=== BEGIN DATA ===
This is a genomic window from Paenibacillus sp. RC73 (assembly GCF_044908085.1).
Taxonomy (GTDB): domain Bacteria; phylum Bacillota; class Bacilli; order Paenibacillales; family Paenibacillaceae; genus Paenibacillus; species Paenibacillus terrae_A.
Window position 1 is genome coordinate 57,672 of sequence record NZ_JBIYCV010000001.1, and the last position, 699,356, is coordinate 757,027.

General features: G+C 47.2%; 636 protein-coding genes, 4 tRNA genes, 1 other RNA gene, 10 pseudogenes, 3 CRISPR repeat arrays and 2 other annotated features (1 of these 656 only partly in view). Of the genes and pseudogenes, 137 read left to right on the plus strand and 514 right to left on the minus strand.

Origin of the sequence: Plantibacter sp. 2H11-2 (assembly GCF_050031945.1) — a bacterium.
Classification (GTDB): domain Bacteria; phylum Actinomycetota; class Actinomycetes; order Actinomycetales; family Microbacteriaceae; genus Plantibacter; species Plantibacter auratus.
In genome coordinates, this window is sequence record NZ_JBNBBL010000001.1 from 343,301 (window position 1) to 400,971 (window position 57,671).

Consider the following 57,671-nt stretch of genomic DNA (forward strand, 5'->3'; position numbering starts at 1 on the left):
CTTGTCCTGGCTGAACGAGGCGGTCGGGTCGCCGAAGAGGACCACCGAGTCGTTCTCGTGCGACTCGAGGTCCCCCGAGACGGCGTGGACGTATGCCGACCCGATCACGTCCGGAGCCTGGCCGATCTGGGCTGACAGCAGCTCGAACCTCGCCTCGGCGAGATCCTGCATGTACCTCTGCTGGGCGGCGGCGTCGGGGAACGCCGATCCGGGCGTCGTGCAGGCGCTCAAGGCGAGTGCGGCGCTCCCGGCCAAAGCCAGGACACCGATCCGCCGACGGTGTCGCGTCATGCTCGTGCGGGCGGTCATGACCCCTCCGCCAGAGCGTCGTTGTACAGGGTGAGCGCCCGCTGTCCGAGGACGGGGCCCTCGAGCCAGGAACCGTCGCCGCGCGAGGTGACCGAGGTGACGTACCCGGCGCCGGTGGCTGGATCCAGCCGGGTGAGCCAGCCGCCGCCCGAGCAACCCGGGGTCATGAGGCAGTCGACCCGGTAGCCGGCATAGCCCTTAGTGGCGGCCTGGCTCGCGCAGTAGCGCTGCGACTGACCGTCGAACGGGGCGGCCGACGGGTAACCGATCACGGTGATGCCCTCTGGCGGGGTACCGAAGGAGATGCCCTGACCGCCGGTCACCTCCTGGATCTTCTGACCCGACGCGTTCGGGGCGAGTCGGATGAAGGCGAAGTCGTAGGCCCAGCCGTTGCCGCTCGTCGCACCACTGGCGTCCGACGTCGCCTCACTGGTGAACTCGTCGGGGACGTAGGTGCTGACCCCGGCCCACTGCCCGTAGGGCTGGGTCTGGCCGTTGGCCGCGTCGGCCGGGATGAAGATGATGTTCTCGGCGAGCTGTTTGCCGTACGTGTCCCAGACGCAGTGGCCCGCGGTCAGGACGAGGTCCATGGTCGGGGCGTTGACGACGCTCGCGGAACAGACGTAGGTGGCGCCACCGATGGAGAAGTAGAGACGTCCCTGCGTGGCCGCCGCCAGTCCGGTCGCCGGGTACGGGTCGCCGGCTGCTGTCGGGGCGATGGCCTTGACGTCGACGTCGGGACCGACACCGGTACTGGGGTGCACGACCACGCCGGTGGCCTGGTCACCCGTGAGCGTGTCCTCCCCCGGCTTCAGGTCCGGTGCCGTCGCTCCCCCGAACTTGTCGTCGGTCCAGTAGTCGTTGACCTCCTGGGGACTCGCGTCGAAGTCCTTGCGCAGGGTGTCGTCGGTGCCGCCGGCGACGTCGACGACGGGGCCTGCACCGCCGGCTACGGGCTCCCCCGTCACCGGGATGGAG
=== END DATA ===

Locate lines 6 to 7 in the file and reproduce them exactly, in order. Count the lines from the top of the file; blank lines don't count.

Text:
Classification (GTDB): domain Bacteria; phylum Actinomycetota; class Actinomycetes; order Actinomycetales; family Microbacteriaceae; genus Plantibacter; species Plantibacter auratus.
In genome coordinates, this window is sequence record NZ_JBNBBL010000001.1 from 343,301 (window position 1) to 400,971 (window position 57,671).